As its parent group grapples with the aftermath of the Japanese earthquake international re/insurer Kiln has announced it has formed a new operation to enter the liability market.
The new liability function will pump new capacity into the general liability risks with the operation led by Chris Jones, will initially focus on writing primary and excess business in the open market, as well as supporting and developing Kiln's market-leading position in the binding authority field. It will operate with a $25m line size and will write across all business sectors, for risks domiciled in all territories worldwide excluding the USA.
Classes underwritten will include onshore energy; utilities and telecommunications; contractors and construction industry; single project construction; mining and natural resources; manufacturing; chemicals; railways and transportation; sports and leisure; property owners, and hotels and real estate. Mr Jones joins Kiln from D.A. Constable Syndicate 386, which is now part of QBE.
He said: “Kiln has an excellent reputation in the market and I’m thrilled with the opportunity to lead this new strategy at such an exciting time. We are currently recruiting high-calibre individuals to expand and enhance our capability as part of our long-term aim to become a high-quality participant in the liability sector. This is an exciting development for the market and I’m looking forward to the challenge.”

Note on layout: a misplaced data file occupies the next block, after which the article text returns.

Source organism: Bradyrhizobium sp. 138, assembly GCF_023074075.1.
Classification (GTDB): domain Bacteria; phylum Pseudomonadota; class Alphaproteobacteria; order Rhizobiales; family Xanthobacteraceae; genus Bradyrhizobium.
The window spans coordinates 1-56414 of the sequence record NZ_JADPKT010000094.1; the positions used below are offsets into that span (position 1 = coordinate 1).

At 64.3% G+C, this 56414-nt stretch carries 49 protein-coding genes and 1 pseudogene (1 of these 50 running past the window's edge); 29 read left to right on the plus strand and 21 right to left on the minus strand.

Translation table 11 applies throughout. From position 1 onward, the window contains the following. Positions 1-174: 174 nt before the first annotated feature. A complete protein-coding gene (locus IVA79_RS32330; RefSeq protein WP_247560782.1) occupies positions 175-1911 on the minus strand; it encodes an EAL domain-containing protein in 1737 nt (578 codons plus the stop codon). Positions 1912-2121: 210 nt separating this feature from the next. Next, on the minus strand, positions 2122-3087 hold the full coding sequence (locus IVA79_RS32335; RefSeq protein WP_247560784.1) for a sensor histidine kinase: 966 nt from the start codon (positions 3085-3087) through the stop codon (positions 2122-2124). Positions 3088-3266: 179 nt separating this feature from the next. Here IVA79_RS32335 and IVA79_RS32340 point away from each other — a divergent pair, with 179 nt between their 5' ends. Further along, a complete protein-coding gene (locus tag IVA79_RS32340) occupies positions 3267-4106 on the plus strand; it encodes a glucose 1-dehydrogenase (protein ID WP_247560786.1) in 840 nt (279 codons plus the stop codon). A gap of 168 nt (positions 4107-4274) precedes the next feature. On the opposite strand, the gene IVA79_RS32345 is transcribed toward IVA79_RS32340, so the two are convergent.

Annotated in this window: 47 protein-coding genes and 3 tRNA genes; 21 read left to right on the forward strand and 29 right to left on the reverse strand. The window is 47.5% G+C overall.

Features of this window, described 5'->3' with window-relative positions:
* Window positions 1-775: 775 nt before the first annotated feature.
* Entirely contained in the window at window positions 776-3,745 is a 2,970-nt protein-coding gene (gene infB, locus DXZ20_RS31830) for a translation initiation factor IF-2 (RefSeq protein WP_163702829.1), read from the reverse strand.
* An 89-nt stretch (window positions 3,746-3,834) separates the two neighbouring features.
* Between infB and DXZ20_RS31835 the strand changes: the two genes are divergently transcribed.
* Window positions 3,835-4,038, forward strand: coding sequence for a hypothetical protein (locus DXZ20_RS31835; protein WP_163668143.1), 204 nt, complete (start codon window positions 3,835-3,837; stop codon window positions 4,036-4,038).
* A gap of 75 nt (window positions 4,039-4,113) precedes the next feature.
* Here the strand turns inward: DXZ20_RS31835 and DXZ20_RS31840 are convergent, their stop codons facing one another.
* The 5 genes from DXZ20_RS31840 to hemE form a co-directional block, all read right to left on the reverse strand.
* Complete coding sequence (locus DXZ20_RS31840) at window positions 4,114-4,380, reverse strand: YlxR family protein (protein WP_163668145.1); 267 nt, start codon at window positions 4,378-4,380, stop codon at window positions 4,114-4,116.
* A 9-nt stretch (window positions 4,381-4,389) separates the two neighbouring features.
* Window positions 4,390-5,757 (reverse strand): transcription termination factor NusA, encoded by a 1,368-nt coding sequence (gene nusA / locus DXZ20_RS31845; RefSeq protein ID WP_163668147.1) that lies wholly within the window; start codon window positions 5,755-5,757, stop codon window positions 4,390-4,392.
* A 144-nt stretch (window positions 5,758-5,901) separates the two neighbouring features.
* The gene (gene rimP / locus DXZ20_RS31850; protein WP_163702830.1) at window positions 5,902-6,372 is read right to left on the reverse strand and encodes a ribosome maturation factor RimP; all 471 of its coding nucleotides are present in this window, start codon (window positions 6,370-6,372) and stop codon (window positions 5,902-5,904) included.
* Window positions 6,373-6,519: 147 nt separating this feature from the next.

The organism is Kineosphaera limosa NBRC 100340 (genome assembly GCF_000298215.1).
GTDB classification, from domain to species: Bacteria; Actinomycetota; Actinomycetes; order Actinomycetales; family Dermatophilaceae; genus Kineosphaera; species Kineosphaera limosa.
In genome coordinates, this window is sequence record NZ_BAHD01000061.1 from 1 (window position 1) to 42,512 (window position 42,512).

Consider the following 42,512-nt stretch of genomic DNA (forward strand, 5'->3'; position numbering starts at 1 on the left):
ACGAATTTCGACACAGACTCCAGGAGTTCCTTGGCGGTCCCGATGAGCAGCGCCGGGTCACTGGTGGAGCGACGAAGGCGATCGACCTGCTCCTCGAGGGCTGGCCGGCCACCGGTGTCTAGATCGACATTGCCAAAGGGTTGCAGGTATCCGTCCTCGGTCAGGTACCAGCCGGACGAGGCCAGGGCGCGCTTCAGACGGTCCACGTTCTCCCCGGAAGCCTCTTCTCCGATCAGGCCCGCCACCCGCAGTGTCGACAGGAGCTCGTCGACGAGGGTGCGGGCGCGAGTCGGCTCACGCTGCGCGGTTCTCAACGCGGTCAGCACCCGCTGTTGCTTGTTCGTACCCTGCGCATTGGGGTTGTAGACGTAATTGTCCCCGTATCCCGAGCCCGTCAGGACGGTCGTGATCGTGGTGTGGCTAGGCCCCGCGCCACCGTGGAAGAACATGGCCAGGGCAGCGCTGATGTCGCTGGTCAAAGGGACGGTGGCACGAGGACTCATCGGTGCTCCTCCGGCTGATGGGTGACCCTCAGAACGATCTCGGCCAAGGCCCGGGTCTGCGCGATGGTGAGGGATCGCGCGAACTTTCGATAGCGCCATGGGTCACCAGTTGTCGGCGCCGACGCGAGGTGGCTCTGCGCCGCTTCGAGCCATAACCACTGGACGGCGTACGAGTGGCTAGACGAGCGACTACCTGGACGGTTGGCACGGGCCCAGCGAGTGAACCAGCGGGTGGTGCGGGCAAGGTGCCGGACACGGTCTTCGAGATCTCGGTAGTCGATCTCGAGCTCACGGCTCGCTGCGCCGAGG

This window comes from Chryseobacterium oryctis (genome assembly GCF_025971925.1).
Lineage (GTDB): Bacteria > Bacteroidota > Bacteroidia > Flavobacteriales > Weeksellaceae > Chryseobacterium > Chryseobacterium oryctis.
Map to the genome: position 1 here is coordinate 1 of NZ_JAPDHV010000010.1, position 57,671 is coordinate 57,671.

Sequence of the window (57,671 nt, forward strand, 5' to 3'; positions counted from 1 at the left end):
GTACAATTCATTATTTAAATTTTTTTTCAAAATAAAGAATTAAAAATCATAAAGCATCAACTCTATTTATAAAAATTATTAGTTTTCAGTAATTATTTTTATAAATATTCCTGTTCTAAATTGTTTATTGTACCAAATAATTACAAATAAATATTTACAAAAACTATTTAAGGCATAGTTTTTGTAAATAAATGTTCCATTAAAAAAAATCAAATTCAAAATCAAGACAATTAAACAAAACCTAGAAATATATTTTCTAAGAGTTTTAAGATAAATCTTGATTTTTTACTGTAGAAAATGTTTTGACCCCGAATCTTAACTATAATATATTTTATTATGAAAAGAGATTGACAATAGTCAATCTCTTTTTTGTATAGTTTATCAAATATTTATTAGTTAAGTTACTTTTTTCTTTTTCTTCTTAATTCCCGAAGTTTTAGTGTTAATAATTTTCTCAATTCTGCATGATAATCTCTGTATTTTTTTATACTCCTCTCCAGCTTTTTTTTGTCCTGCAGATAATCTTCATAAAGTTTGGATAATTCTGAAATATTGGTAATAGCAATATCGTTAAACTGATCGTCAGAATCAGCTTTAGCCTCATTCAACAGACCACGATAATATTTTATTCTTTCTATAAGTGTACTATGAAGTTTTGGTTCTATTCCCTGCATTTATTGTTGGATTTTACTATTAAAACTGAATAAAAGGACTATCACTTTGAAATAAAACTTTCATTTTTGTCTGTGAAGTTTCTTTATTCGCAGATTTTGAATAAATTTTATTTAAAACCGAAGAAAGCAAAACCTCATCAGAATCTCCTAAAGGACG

The liability team will be within the Property and Special Lines (PSL) division of Kiln Syndicate 510 at Lloyd’s, which is led by Robin Hargreaves.
He said: “Placing the liability function within the PSL team maximises our opportunities to tailor a full product offering to meet our clients' business needs.” “This is a real step-change for Kiln as we take our significant expertise in the short-tail market into this exciting new field. Chris' vast experience in this area will be a significant asset for us as we grow.”
It comes as reports in Asia say that the Japanese non life insurers are said to be considering a sell off of part of their overseas assets as they look to meet the cost of the earthquake and Tsunami.
Analysts in Japan have been reported in the Asian media as saying the underwriters will need to enhance their cash levels to pay for the claims as an estimated 300,000 people remain homeless and the death toll has risen to in excess of 15,000.